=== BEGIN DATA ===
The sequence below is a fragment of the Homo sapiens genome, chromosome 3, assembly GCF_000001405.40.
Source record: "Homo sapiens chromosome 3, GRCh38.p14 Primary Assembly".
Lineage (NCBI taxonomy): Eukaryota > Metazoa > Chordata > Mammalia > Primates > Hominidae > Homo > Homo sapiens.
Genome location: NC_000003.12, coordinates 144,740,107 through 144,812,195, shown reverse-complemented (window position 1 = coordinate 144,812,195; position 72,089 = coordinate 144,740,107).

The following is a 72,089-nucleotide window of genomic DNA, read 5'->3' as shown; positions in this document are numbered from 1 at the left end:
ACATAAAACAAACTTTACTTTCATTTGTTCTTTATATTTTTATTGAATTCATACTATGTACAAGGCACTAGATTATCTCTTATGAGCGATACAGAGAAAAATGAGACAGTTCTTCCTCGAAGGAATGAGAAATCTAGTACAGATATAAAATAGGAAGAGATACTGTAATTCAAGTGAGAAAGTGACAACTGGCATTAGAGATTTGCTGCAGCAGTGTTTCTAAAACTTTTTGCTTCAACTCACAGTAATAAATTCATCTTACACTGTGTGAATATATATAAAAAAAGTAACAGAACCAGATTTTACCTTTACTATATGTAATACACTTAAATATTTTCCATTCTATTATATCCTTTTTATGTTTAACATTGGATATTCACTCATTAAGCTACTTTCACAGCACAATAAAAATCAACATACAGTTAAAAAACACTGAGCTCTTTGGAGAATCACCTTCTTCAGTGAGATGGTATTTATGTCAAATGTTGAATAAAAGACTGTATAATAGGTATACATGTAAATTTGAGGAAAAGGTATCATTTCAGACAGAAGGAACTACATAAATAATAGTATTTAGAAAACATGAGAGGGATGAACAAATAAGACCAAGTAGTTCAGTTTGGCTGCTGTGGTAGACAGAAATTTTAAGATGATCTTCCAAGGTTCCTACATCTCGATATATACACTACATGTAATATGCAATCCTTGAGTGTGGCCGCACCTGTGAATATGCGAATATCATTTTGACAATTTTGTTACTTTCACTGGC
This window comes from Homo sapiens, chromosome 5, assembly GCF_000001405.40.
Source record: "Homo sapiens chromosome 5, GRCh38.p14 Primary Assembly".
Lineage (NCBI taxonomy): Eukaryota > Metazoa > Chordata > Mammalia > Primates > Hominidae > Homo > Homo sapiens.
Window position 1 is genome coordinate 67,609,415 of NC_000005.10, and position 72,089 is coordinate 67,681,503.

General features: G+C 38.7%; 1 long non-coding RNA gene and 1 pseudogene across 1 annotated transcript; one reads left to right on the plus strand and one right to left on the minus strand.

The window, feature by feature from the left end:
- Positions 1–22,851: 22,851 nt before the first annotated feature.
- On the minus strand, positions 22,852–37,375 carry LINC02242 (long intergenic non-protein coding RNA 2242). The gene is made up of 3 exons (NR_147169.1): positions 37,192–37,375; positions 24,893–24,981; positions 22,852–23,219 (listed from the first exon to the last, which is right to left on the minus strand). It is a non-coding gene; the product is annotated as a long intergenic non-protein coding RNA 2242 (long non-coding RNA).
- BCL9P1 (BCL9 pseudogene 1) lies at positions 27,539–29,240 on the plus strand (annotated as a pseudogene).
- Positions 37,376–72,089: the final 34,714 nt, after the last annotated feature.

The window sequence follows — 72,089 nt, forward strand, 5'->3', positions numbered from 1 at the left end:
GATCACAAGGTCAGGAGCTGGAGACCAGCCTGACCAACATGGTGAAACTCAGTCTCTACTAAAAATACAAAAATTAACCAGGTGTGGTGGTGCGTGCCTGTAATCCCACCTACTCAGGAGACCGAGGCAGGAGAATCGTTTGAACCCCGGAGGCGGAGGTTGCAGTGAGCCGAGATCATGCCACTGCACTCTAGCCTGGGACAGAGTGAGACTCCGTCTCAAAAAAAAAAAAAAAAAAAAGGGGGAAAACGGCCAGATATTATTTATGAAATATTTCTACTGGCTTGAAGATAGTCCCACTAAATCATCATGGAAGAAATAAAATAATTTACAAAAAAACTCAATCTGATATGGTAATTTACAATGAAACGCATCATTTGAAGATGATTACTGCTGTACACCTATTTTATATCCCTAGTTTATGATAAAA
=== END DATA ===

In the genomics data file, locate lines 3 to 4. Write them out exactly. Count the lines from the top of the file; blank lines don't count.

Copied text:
Lineage (NCBI taxonomy): Eukaryota > Metazoa > Chordata > Mammalia > Primates > Hominidae > Homo > Homo sapiens.
Genome location: NC_000003.12, coordinates 144,740,107 through 144,812,195, shown reverse-complemented (window position 1 = coordinate 144,812,195; position 72,089 = coordinate 144,740,107).